The indications are very strong that we shall move in a few days -- perhaps tomorrow. Lest I should not be able to write you again, I feel impelled to write lines that may fall under your eye when I shall be no more.Our movement may be one of a few days duration and full of pleasure -- and it may be one of severe conflict and death to me. Not my will, but thine O God, be done. If it is necessary that I should fall on the battlefield for my country, I am ready. I have no misgivings about, or lack of confidence in, the cause in which I am engaged, and my courage does not halt or falter. I know how strongly American Civilization now leans upon the triumph of the Government, and how great a debt we owe to those who went before us through the blood and suffering of the Revolution. And I am willing -- perfectly willing -- to lay down all my joys in this life, to help maintain this Government, and to pay that debt.But, my dear wife, when I know that with my own joys I lay down nearly all of yours, and replace them in this life with cares and sorrows -- when, after having eaten for long years the bitter fruit of orphanage myself, I must offer it as their only sustenance to my dear little children -- is it weak or dishonorable, while the banner of my purpose floats calmly and proudly in the breeze, that my unbounded love for you, my darling wife and children, should struggle in fierce, though useless, contest with my love of country?I cannot describe to you my feelings on this calm summer night, when two thousand men are sleeping around me, many of them enjoying the last, perhaps, before that of death -- and I, suspicious that Death is creeping behind me with his fatal dart, am communing with God, my country, and thee.I have sought most closely and diligently, and often in my breast, for a wrong motive in thus hazarding the happiness of those I loved and I could not find one. A pure love of my country and of the principles I have often advocated before the people and "the name of honor that I love more than I fear death" have called upon me, and I have obeyed.Sarah, my love for you is deathless, it seems to bind me to you with mighty cables that nothing but Omnipotence could break; and yet my love of Country comes over me like a strong wind and bears me irresistibly on with all these chains to the battlefield.The memories of the blissful moments I have spent with you come creeping over me, and I feel most gratified to God and to you that I have enjoyed them so long. And hard it is for me to give them up and burn to ashes the hopes of future years, when God willing, we might still have lived and loved together, and seen our sons grow up to honorable manhood around us. I have, I know, but few and small claims upon Divine Providence, but something whispers to me -- perhaps it is the wafted prayer of my little Edgar -- that I shall return to my loved ones unharmed. If I do not, my dear Sarah, never forget how much I love you, and when my last breath escapes me on the battlefield, it will whisper your name.Forgive my many faults, and the many pains I have caused you. How thoughtless and foolish I have oftentimes been! How gladly would I wash out with my tears every little spot upon your happiness, and struggle with all the misfortune of this world, to shield you and my children from harm. But I cannot. I must watch you from the spirit land and hover near you, while you buffet the storms with your precious little freight, and wait with sad patience till we meet to part no more. But, O Sarah! If the dead can come back to this earth and flit unseen around those they loved, I shall always be near you; in the garish day and in the darkest night -- amidst your happiest scenes and gloomiest hours -- always, always; and if there be a soft breeze upon your cheek, it shall be my breath; or the cool air fans your throbbing temple, it shall be my spirit passing by.Sarah, do not mourn me dead; think I am gone and wait for thee, for we shall meet again.As for my little boys, they will grow as I have done, and never know a father's love and care. Little Willie is too young to remember me long, and my blue-eyed Edgar will keep my frolics with him among the dimmest memories of his childhood. Sarah, I have unlimited confidence in your maternal care and your development of their characters. Tell my two mothers his and hers I call God's blessing upon them. O Sarah, I wait for you there! Come to me, and lead thither my children.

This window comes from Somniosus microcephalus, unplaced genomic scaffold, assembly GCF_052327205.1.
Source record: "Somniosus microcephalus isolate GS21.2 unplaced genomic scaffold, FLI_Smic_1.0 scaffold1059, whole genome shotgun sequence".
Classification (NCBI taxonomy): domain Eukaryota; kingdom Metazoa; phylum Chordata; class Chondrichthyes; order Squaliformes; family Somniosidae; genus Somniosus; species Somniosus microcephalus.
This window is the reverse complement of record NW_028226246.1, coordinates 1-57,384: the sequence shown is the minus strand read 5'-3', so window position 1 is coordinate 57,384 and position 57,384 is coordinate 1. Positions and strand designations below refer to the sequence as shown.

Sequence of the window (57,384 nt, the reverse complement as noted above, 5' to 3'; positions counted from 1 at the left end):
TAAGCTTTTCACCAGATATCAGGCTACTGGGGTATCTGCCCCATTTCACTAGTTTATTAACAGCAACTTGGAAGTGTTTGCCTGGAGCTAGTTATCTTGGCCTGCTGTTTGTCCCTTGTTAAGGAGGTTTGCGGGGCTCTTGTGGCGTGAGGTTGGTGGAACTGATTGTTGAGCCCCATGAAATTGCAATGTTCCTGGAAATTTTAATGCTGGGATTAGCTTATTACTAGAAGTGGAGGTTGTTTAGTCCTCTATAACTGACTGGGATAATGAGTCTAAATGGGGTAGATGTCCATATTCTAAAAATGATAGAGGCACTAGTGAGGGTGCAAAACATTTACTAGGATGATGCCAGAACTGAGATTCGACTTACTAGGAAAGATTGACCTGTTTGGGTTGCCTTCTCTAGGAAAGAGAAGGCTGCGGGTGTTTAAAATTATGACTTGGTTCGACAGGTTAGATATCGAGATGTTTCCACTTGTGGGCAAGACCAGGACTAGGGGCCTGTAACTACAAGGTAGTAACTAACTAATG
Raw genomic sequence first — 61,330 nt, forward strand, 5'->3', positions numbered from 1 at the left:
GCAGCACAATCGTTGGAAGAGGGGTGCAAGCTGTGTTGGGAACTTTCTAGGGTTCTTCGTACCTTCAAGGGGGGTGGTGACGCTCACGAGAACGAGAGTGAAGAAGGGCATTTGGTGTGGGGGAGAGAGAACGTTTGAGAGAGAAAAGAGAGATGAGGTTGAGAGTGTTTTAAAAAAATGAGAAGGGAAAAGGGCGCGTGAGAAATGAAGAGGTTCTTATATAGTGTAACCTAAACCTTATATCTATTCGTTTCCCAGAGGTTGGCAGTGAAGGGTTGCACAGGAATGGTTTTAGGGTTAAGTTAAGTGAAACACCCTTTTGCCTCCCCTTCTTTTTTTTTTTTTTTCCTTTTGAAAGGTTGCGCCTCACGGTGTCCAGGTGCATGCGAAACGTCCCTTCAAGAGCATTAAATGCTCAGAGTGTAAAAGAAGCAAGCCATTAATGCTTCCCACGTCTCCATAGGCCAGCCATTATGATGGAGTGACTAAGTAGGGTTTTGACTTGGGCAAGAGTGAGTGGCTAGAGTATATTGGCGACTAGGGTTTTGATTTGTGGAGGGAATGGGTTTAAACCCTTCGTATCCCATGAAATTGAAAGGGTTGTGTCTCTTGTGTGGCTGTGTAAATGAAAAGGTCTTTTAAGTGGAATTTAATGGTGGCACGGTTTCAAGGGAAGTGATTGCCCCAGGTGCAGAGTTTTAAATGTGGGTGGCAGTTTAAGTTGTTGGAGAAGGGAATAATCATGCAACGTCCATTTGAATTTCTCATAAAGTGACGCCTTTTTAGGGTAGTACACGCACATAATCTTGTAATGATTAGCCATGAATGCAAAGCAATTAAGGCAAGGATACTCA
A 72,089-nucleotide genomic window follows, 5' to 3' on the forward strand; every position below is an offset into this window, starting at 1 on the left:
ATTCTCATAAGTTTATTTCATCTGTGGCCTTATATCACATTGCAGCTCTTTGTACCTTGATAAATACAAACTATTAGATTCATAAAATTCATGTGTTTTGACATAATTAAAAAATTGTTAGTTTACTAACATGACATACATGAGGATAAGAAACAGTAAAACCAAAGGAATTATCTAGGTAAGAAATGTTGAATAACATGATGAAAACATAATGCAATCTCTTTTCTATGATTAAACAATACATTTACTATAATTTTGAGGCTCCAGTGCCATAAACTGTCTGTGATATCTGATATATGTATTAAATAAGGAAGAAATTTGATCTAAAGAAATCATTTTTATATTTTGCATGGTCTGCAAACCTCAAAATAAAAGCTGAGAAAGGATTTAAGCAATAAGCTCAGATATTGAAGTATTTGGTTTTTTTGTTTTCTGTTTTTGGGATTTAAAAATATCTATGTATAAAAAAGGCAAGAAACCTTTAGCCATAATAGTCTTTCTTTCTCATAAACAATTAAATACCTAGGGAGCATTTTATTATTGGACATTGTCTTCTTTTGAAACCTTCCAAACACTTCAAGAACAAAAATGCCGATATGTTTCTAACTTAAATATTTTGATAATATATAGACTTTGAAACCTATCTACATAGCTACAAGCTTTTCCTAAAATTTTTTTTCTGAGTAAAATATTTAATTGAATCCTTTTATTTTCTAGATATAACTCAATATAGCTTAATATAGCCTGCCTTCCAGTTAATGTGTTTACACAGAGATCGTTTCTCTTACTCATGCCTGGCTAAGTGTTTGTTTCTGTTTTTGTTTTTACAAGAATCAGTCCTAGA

This letter was written by Sullivan Ballou in 1861. He was a Major in the Civil War. He wrote the letter on July 14, 1861 and died one week later at the Battle of Bull Run. I have always been interested in history particularaly the Civil war. I first came across this letter at the library. A book caught my eye For Love and Liberty by Robin Young. The book goes into detail about the author of the letter, and his family. If you are at all interested in the Civil War, I recommend this book. It's unbelievely touching and brings the terrible cost of war into perspective.

August 5, 2007

Old Wagon & Consolidated Machine Co.

I was informed that an old building in the downtown area of Idaho Falls, which was the site of the old Wagon & Machine Co was set for demolition. The branch of the company in Idaho Falls was managed by Gilbert George Wright in 1889. If you haven't figured out yet, I'm a history buff.
So I went down and took some pics of the building.

I wasn't able to get inside, but got some good shots of the outside of the building. I also found the graves of the Wright family in Rose Hill Cemetery.
It just seemed kinda of strange to me that a 100 years ago the Wright family was a prestigious, popular, welcomed part of the community and now most people don't know their name. The only thing left is a few stones in the old part of Rose Hill Cemetery. You can check out Rose Hill Cemetery and some pictures of the Wright plot on my website. It amazes me how much this city has changed. I love looking at old photos of the city, with model T Fords and the ladies with the wool skirts and sun hats.